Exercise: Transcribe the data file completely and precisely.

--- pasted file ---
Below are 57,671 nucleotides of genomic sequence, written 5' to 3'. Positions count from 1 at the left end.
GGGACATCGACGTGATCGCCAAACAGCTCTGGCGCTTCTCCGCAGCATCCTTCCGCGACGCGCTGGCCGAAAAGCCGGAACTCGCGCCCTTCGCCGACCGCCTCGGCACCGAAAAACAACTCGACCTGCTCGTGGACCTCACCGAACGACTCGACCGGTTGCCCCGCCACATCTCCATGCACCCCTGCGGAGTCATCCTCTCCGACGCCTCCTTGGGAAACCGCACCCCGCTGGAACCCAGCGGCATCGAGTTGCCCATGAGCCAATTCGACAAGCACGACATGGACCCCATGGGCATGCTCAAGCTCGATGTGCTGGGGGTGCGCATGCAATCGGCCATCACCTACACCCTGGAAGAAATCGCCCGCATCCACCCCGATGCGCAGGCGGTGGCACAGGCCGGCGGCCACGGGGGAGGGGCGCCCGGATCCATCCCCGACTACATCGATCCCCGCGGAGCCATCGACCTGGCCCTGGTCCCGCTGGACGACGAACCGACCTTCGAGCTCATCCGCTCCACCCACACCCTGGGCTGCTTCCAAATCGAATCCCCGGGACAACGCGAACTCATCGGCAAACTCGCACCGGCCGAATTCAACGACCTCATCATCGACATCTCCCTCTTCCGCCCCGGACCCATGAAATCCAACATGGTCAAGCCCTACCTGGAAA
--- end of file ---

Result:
Below are 57,671 nucleotides of genomic sequence, written 5' to 3'. Positions count from 1 at the left end.
GGGACATCGACGTGATCGCCAAACAGCTCTGGCGCTTCTCCGCAGCATCCTTCCGCGACGCGCTGGCCGAAAAGCCGGAACTCGCGCCCTTCGCCGACCGCCTCGGCACCGAAAAACAACTCGACCTGCTCGTGGACCTCACCGAACGACTCGACCGGTTGCCCCGCCACATCTCCATGCACCCCTGCGGAGTCATCCTCTCCGACGCCTCCTTGGGAAACCGCACCCCGCTGGAACCCAGCGGCATCGAGTTGCCCATGAGCCAATTCGACAAGCACGACATGGACCCCATGGGCATGCTCAAGCTCGATGTGCTGGGGGTGCGCATGCAATCGGCCATCACCTACACCCTGGAAGAAATCGCCCGCATCCACCCCGATGCGCAGGCGGTGGCACAGGCCGGCGGCCACGGGGGAGGGGCGCCCGGATCCATCCCCGACTACATCGATCCCCGCGGAGCCATCGACCTGGCCCTGGTCCCGCTGGACGACGAACCGACCTTCGAGCTCATCCGCTCCACCCACACCCTGGGCTGCTTCCAAATCGAATCCCCGGGACAACGCGAACTCATCGGCAAACTCGCACCGGCCGAATTCAACGACCTCATCATCGACATCTCCCTCTTCCGCCCCGGACCCATGAAATCCAACATGGTCAAGCCCTACCTGGAAA